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Exploring teaching methods at a private higher education institution through the lens of activity theory: a case study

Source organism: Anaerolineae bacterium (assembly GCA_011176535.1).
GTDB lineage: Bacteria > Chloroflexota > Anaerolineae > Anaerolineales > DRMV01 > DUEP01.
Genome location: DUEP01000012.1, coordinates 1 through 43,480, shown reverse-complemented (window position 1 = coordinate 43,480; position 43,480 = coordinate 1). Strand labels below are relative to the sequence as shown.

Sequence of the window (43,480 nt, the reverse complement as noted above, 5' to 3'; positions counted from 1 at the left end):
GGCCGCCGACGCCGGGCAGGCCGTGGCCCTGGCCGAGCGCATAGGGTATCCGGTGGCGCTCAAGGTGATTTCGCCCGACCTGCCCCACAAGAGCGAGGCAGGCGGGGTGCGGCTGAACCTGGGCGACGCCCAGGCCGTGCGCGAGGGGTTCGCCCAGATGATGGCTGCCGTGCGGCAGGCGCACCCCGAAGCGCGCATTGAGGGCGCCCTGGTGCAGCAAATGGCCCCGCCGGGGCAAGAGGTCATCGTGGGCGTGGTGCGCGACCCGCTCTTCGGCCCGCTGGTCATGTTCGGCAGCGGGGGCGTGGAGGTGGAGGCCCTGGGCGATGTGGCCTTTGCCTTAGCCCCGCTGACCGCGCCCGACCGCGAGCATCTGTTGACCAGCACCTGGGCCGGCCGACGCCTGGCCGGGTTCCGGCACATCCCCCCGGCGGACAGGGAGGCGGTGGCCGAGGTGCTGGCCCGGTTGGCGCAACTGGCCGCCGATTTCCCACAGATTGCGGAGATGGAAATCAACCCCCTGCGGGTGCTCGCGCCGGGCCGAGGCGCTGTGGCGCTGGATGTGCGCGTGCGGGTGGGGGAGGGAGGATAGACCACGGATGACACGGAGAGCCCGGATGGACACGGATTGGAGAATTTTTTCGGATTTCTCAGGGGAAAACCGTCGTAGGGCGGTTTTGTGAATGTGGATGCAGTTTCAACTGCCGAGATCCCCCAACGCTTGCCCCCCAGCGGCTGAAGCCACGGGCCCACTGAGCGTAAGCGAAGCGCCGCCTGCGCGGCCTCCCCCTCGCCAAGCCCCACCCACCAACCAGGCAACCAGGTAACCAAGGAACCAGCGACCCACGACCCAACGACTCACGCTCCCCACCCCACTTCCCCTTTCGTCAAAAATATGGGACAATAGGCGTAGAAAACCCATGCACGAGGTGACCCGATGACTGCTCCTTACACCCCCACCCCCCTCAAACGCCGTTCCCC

Teaching methods in the higher education sector has changed over the years from traditional teaching methods (also known as talk and chalk) to that of a more participatory level. The private higher education institution that I selected to do my study at was of the opinion that it is in order to appoint lecturers who have completed a degree and have the necessary industry experience in the field of the programme (course) to be taught at the institution. Very few, if any, lecturers have completed an education qualification such as a post graduate certificate in education or have little or no teaching experience. Moving with the challenges that education sets for educators today, it became clear that the students at this institution were no longer satisfied with the teaching methods that the lecturers used to present their classes. This information was gathered from the quarterly lecturer evaluations that were done at the institution. It is done by means of criteria in the form of a questionnaire to all students. This questionnaire was drawn up by professional educators in management and was piloted and adjustments were made before it was handed to the students. One student asked the question in the additional comment box whether the lecturers at the institution were ready for the first cohort of students who matriculated with the outcomes based education system. This was discussed with the management team of the institution and a decision was made to do a research project on the teaching methods currently used by lecturers at this institution and to underpin the study with the activity theory that originated with Vygotsky. The institution gave me the necessary ethical clearance to do the study in the business faculty. Only the business faculty and not the art, design and information technology faculty was considered when gathering information from the quarterly questionnaires issued to the students. The reason being that the feedback indicated that there were problems regarding teaching methods in only the business faculty and not in the art, design and technology information faculty. The aim and objectives of this study were to determine (1) what teaching methods are currently used by lecturers in the business faculty; (2) what the perception is of the lecturers and students towards teaching methods currently being used in theoretical subjects in the business faculty; and (3) could participatory (active) teaching methods possibly bring about the emancipation of students in the business faculty. The research methodology used to collect this information was of a quantitative and qualitative nature. Section A of the questionnaires to the lecturers and questions in section A for the focus group interviews for the students were used as quantitative data collection. Qualitative data collection was gathered from section B and C in the questionnaires for the lecturers and section B which contained the questions asked to the students in the focus group interviews. To triangulate the data collected from the lecturers (questionnaires) and that of the students (focus group interviews), observation as a qualitative method of data collection was used where at least one lecture of each lecturer who participated in this study was observed. All lecturers in the business faculty were asked to participate in this study. The total number of lecturers who participated in the study was 9 (n=9). The total number of students in the business faculty at the time of the study was 241 of which four students (n=4) from the business management programme, eleven students (n=11) from the secretarial studies programme, eleven (n=11) from the event management programme and five (n=5) from the business marketing programme were selected to form part of the focus group interviews. All questionnaires and observation sheets were piloted before the study took place and the necessary adjustments were made. All lecturers and students were assured of their anonymity and no one’s names will be revealed to the management team of this institution. It was found that some lecturers in fact do use participatory teaching methods and one lecturer in particular made use of a method that could be likened to the flipped classroom concept. However, from the results of the questionnaire it was evident that the teaching methods of two staff members in particular were cause for. There is therefore scope for staff training to improve the teaching methods at this institution to deliver a far better service to its clients: the students, parents and industry. Recommendations for staff development as well as an improved induction programme for the novice students will be given to the management team of the institution.